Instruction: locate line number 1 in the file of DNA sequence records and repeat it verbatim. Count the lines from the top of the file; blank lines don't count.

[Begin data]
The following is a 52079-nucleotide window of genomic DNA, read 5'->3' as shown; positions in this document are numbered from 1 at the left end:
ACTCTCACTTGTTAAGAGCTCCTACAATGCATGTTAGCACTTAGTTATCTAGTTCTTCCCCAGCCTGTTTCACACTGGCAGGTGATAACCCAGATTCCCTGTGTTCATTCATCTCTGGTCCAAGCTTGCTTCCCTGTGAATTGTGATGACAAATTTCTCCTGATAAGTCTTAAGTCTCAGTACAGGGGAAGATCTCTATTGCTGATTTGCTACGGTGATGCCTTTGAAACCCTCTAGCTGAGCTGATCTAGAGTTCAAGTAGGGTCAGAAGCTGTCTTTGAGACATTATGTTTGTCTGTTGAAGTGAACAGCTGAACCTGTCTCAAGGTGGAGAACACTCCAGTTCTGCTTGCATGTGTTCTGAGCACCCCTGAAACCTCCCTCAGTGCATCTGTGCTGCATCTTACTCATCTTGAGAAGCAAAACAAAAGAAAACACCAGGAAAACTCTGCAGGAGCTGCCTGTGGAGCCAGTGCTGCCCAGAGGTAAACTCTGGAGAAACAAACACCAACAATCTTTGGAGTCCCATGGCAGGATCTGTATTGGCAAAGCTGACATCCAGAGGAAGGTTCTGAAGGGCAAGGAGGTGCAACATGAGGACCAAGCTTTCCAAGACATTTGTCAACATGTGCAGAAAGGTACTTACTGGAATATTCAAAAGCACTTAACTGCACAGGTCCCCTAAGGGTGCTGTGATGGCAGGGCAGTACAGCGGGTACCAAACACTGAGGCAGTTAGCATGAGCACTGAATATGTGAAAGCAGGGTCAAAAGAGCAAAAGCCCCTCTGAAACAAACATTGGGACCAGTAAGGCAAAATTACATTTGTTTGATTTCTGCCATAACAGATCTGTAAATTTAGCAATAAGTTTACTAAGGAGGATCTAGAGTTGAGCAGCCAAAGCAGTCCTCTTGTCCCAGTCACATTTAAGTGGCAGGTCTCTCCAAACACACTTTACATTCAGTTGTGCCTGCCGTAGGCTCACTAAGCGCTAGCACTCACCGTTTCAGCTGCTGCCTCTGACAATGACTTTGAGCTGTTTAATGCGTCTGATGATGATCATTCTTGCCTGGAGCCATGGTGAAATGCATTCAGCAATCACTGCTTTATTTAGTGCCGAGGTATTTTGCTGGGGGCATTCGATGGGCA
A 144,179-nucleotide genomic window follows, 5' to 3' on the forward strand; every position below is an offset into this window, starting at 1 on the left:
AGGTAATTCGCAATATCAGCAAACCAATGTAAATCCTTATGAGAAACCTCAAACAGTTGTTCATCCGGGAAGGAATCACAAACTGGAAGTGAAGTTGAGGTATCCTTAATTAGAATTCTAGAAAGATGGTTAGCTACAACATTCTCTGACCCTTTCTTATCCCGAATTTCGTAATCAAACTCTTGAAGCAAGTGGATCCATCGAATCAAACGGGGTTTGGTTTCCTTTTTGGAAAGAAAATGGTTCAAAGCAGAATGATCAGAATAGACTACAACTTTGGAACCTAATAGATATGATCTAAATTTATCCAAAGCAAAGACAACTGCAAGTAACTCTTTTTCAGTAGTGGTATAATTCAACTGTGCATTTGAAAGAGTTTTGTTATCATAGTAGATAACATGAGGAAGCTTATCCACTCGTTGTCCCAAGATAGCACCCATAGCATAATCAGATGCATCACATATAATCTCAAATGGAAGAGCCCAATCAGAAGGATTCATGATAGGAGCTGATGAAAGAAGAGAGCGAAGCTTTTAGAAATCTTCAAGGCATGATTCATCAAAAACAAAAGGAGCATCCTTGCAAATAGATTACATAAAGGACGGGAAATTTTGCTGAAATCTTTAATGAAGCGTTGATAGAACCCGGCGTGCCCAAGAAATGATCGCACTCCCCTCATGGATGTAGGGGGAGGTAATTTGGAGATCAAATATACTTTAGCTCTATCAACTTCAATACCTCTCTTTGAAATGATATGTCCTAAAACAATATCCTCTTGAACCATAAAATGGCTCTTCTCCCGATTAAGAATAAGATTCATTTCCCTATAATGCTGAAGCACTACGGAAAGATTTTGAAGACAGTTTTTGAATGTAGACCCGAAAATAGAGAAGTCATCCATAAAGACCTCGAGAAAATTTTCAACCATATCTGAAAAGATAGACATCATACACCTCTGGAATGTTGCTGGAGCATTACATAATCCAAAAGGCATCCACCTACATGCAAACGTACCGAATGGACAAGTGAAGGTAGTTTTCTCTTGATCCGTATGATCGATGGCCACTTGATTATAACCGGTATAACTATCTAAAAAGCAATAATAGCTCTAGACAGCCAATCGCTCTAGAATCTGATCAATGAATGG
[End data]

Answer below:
The following is a 52079-nucleotide window of genomic DNA, read 5'->3' as shown; positions in this document are numbered from 1 at the left end: